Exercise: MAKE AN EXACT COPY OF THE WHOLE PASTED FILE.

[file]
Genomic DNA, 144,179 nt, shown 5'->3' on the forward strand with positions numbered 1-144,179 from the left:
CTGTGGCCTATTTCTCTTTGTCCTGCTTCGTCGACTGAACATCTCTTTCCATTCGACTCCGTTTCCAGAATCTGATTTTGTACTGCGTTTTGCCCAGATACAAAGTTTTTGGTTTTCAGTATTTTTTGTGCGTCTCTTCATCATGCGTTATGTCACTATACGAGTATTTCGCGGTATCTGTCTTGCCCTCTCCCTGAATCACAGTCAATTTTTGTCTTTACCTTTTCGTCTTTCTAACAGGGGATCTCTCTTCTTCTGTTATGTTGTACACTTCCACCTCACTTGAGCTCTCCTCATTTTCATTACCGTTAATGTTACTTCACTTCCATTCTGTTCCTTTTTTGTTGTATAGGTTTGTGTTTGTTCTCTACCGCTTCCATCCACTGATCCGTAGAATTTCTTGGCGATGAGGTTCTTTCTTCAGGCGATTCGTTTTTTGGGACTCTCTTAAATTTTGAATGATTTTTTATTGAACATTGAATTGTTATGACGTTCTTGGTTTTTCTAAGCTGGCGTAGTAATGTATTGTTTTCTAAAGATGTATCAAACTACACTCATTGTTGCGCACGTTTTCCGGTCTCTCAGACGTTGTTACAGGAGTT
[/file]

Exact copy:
Genomic DNA, 144,179 nt, shown 5'->3' on the forward strand with positions numbered 1-144,179 from the left:
CTGTGGCCTATTTCTCTTTGTCCTGCTTCGTCGACTGAACATCTCTTTCCATTCGACTCCGTTTCCAGAATCTGATTTTGTACTGCGTTTTGCCCAGATACAAAGTTTTTGGTTTTCAGTATTTTTTGTGCGTCTCTTCATCATGCGTTATGTCACTATACGAGTATTTCGCGGTATCTGTCTTGCCCTCTCCCTGAATCACAGTCAATTTTTGTCTTTACCTTTTCGTCTTTCTAACAGGGGATCTCTCTTCTTCTGTTATGTTGTACACTTCCACCTCACTTGAGCTCTCCTCATTTTCATTACCGTTAATGTTACTTCACTTCCATTCTGTTCCTTTTTTGTTGTATAGGTTTGTGTTTGTTCTCTACCGCTTCCATCCACTGATCCGTAGAATTTCTTGGCGATGAGGTTCTTTCTTCAGGCGATTCGTTTTTTGGGACTCTCTTAAATTTTGAATGATTTTTTATTGAACATTGAATTGTTATGACGTTCTTGGTTTTTCTAAGCTGGCGTAGTAATGTATTGTTTTCTAAAGATGTATCAAACTACACTCATTGTTGCGCACGTTTTCCGGTCTCTCAGACGTTGTTACAGGAGTT